About 2 percent are black. They are also called Afro-Costa Ricans. Some are, to a lesser extent, descendants of slaves who were brought here from the 16th century. Most, however, are descendants of Caribbean blacks from Jamaica. They were brought into the country in the late 19th century to build the railroad or work on plantations. Minorities in the country are Chinese (0.2 percent) and Lebanese and others.
Many immigrants also live in Costa Rica, some of whom have immigrated illegally. They come mainly from Nicaragua because the working conditions in Costa Rica are better. 287,000 Nicaraguans were counted in 2012, which corresponds to 74 percent of all immigrants. Smaller groups come from Colombia, Spain and the USA. On the other hand, around 120,000 Costa Ricans have emigrated, most of them to the United States. Compared to neighboring countries, the proportion of Costa Ricans abroad is low.
Children in Costa Rica
Each woman in Costa Rica has an average of 1.8 children. This is the lowest birth rate among any Central American country. With us, every woman has an average of 1.4 children. So the difference to Costa Rica is not very big. 22 percent of the people in Costa Rica are under 14 years old. With us that’s only 13 percent.
Urban and countryside
80 percent and thus more than three quarters of the population of Costa Rica live in the city. More and more people are drawn there in the hope of finding work. This is called rural exodus. Most of the people live in the region around the capital San José.
Languages in Costa Rica
Spanish is the official language in Costa Rica. However, it has the typical peculiarities of Latin American Spanish: Seseo refers to the pronunciation of the c before e and i as s (and not between the teeth like an English th, as is common in Spain). Voseo is the name given to the peculiarity that instead of tu (for “you”) vos is said. In Costa Rica, however, usted (actually the salutation in Siezen) is used much more often for the you. You can also find your own creations in the vocabulary, for example one often hears Pura vida(“Pure life”) as an expression of enthusiasm and the word tuanis for things that you think are cool or great.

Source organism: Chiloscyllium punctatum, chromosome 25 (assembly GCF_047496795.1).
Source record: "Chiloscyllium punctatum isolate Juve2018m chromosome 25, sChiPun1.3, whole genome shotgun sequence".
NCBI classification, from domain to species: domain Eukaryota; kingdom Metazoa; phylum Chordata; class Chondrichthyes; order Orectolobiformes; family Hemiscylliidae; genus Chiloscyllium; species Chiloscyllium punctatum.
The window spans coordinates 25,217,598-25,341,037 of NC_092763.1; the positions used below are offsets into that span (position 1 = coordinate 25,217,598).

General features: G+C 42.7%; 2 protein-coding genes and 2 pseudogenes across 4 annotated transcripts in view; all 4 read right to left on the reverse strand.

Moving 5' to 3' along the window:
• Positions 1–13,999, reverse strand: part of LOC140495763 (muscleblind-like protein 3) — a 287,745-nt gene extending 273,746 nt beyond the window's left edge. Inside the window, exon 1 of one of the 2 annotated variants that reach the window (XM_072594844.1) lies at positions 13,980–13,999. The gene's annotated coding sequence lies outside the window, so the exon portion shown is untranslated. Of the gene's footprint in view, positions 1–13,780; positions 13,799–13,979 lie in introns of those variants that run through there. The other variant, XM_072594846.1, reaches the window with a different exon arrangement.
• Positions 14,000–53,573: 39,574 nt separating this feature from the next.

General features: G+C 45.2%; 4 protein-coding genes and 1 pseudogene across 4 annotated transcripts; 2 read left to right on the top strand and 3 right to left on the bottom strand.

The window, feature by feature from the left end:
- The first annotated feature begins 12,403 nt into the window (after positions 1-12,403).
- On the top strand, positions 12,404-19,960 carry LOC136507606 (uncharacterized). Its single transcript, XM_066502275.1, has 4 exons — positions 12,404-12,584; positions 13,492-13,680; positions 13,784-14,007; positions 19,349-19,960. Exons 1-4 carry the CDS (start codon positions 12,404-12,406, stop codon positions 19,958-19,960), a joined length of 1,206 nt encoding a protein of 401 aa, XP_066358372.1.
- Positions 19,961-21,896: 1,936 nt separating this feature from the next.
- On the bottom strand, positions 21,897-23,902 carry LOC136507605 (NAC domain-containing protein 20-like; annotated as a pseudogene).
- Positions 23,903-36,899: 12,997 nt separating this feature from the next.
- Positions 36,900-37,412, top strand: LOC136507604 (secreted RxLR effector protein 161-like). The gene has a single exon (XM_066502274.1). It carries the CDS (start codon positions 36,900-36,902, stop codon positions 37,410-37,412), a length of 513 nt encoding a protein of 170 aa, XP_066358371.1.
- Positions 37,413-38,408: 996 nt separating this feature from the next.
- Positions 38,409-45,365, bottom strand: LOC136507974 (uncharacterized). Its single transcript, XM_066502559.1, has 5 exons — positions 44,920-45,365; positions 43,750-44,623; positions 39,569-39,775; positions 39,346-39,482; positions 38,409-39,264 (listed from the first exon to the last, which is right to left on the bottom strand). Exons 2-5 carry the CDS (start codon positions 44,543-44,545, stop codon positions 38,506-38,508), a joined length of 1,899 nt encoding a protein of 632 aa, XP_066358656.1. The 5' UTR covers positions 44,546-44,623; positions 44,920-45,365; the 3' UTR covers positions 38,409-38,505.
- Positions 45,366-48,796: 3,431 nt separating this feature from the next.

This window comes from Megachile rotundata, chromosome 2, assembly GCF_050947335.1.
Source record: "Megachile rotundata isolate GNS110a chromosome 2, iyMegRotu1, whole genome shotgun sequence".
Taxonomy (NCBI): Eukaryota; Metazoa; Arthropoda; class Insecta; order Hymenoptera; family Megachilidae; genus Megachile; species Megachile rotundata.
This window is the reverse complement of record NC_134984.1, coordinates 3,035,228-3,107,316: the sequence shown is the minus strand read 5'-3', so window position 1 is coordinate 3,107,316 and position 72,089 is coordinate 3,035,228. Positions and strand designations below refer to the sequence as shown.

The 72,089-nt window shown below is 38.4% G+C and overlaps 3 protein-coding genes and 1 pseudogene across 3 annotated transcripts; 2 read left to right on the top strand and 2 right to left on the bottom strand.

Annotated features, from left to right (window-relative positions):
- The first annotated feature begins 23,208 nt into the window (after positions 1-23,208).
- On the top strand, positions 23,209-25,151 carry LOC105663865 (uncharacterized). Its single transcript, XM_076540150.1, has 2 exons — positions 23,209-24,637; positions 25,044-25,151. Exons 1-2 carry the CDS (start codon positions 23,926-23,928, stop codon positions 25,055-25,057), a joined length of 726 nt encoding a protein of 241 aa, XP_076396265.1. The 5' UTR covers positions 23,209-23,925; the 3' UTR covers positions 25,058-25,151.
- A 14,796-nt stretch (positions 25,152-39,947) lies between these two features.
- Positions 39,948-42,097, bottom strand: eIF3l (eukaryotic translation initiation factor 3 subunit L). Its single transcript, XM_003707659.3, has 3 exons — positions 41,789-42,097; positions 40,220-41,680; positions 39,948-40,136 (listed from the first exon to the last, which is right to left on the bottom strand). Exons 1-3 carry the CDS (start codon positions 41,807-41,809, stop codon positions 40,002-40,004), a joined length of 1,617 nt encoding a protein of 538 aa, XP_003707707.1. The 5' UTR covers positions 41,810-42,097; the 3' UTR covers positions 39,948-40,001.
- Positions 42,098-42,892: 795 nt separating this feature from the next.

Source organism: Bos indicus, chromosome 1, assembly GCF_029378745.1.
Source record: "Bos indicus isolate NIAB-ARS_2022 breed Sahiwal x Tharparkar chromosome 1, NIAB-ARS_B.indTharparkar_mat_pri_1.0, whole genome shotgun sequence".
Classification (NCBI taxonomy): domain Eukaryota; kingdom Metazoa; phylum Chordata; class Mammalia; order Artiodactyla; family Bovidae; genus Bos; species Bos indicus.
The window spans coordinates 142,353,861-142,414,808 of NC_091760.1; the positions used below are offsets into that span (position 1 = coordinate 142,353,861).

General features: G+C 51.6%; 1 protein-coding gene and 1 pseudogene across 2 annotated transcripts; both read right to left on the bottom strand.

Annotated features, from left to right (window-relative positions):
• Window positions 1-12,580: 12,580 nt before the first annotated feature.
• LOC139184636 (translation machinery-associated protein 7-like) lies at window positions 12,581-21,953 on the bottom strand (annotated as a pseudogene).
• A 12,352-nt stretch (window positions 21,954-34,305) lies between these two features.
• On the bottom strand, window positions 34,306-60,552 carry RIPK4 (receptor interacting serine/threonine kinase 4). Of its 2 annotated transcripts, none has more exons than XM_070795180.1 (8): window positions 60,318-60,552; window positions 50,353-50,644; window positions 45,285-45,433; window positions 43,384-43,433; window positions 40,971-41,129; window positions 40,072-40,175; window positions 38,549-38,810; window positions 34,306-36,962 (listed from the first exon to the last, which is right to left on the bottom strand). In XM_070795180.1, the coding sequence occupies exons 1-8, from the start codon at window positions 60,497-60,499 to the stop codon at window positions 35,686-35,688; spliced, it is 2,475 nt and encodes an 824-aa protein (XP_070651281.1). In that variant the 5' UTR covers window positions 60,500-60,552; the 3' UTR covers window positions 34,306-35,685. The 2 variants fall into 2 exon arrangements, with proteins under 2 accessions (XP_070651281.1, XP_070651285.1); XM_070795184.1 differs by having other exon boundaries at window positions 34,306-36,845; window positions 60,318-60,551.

The black people of Costa Rica speak a Creole language based on English.
The indigenous peoples speak some still their own languages, for example, the Maleku and Bribri. However, only around 60 percent of the relatives speak the language, the others (younger ones) only speak Spanish. So these languages are threatened with extinction. The Cabécar still speak their language 85 percent. Other languages like that of the Chorotega called Mangue or the language of the Huetares have already died out. Boruca is also only spoken by a few people.
Religions in Costa Rica
90 percent of the population are Christians. The Roman Catholic denomination is the state religion, according to the constitution. Religious freedom is guaranteed, however. 70.5 percent of the population are Catholic, 13.8 percent Protestant. Two percent are Buddhists. 1.3 percent are Jehovah’s Witnesses. The others belong to other churches or none at all.
The indigenous people of the Bribri practice shamanism (“necromancy”). The one who creates and shapes the world, a kind of god, is called Sibú. Traditions and knowledge are passed on orally. This knowledge in a variety of stories is called suwoh. The shaman’s name is Awá, in the plural it is the Awápas. The shaman has magic stones that he can use to heal diseases. The Bribri people are organized into clans.